5 Best Practices for a Successful Technology Deployment

For many small businesses, technology is an essential tool for responding to customers, markets and industry demands. While utilizing the right technology can dramatically increase efficiency, minimize risk, and lower costs, deploying the wrong technology can be tied to an enormous loss of resources – namely time and money. It is critical to take the proper steps to choose the technology that best meets the specific needs of an organization.

A successful technology deployment can enable improved efficiencies, increased productivity levels, and optimize business operations. As a result, small businesses will be better positioned to address current customer demands and anticipate future ones.

Below are five best practices that organizations of all sizes should take into consideration when evaluating, selecting and deploying new technology: 

  1. Establish Required Features and Resources The most important factor is to have a well-defined process plan that identifies software requirements. While defining the new process plan, looking closely at existing pain points within current processes is as significant as defining the new requirements.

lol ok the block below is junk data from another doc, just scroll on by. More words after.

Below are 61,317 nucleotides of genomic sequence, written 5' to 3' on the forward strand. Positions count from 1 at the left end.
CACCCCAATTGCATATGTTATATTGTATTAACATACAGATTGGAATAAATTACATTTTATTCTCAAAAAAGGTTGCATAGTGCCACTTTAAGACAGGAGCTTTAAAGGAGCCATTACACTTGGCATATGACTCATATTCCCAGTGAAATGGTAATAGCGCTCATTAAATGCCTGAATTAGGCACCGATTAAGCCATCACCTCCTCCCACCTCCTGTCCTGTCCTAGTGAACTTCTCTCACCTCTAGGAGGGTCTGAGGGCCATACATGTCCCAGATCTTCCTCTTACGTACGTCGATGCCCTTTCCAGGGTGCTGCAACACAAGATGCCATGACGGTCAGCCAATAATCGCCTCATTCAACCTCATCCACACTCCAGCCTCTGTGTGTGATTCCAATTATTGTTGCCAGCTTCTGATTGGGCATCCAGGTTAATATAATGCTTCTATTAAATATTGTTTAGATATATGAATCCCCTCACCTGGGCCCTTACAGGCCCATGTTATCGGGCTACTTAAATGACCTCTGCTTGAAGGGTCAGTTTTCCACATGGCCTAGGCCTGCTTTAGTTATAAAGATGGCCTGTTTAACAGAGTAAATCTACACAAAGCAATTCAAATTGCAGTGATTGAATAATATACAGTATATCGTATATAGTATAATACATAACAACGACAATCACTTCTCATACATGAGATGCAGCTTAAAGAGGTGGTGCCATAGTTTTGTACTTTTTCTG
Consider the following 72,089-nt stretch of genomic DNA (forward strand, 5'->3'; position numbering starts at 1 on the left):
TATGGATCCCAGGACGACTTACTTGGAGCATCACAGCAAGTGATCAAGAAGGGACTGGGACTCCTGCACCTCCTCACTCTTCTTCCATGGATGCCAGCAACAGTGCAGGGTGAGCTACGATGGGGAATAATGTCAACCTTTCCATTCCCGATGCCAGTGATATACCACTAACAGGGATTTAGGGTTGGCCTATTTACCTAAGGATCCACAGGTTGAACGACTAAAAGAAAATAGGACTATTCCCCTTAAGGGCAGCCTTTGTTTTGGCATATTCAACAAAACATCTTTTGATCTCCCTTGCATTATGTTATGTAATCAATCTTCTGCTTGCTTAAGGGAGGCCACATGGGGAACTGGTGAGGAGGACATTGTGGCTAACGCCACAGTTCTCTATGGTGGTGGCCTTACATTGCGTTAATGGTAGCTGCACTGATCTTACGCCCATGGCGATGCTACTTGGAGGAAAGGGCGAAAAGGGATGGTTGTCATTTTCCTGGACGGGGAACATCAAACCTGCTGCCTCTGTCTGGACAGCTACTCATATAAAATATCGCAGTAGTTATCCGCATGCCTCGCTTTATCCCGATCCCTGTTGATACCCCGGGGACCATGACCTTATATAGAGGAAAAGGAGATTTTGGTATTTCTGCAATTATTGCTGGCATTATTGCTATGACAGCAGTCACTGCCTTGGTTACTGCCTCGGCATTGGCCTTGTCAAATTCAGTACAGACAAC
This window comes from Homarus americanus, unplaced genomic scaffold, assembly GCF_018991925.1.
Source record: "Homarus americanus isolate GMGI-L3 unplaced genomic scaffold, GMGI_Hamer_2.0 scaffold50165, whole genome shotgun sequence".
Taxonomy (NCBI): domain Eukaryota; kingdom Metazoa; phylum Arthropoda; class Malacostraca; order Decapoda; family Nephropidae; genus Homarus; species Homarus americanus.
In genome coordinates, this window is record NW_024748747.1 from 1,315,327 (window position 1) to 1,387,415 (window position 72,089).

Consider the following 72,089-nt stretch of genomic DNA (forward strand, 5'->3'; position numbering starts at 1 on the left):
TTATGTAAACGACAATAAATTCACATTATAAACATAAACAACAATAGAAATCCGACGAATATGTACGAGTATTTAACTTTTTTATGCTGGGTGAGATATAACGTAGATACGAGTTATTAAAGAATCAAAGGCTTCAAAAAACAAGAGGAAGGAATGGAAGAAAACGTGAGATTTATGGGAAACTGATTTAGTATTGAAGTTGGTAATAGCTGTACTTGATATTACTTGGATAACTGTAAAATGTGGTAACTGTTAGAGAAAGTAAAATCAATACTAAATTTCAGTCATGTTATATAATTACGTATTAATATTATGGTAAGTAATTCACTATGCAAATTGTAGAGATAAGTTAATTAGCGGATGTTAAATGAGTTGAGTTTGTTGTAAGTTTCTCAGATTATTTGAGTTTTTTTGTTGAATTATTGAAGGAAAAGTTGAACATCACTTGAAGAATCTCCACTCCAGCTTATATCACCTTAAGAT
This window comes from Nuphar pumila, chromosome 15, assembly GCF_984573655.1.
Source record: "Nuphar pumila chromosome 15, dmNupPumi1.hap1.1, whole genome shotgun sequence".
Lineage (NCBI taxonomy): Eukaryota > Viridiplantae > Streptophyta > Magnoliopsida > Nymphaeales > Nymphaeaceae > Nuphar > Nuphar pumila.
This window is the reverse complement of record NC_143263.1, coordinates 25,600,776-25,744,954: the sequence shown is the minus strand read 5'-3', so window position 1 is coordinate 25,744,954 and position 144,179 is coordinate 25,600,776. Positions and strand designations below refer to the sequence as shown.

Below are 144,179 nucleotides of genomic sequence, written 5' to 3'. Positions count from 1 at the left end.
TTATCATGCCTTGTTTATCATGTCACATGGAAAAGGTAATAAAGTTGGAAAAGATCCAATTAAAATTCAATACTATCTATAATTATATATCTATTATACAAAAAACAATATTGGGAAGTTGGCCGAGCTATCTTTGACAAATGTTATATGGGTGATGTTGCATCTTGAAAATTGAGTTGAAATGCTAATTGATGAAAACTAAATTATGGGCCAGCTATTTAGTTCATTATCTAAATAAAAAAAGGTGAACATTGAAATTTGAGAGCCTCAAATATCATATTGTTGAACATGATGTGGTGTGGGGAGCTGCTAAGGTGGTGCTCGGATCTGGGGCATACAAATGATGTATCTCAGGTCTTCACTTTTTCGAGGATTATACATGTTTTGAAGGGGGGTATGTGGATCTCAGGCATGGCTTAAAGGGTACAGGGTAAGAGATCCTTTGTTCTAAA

2. Mind the Budget Create budgetary parameters by understanding the total cost of ownership, including the technology, the staff and the business users required to operate the technology. It’s important to examine the cost/benefit analysis and ROI thresholds ahead of starting the project. Begin by estimating project timetables, development hours, risk propensity, hardware requirements, and factoring in the salaries of the technology team.
  3. Understand Customer Needs Another key factor to consider is how this newly deployed technology will serve customers. Conducting an audit of the existing system will reveal how customers are currently being served as well as uncovering gaps.
  4. Incorporate Security at Every Level Deploying new technology should not compromise any security best practice, especially for a small business. Instead, it should seamlessly work with and comply with existing security standards. Robust security becomes even more critical during a deployment period.
  5. Set the Integration Parameters Lastly, you need to fully recognize what level of integration is required during implementation by reviewing the current technology stack and identifying its associated benefits, challenges and costs. Depending on the level of integration, it might require additional hours to get all systems fully operable.

About the Author: Tom Martucci is vice president for CCM and chief technology officer for Consolidated Intermodal Technology (CIT), a Budd Lake-based logistics technology company. Martucci oversees the development and implementation of technology strategies and is responsible for business process management, software development, and technology implementation.

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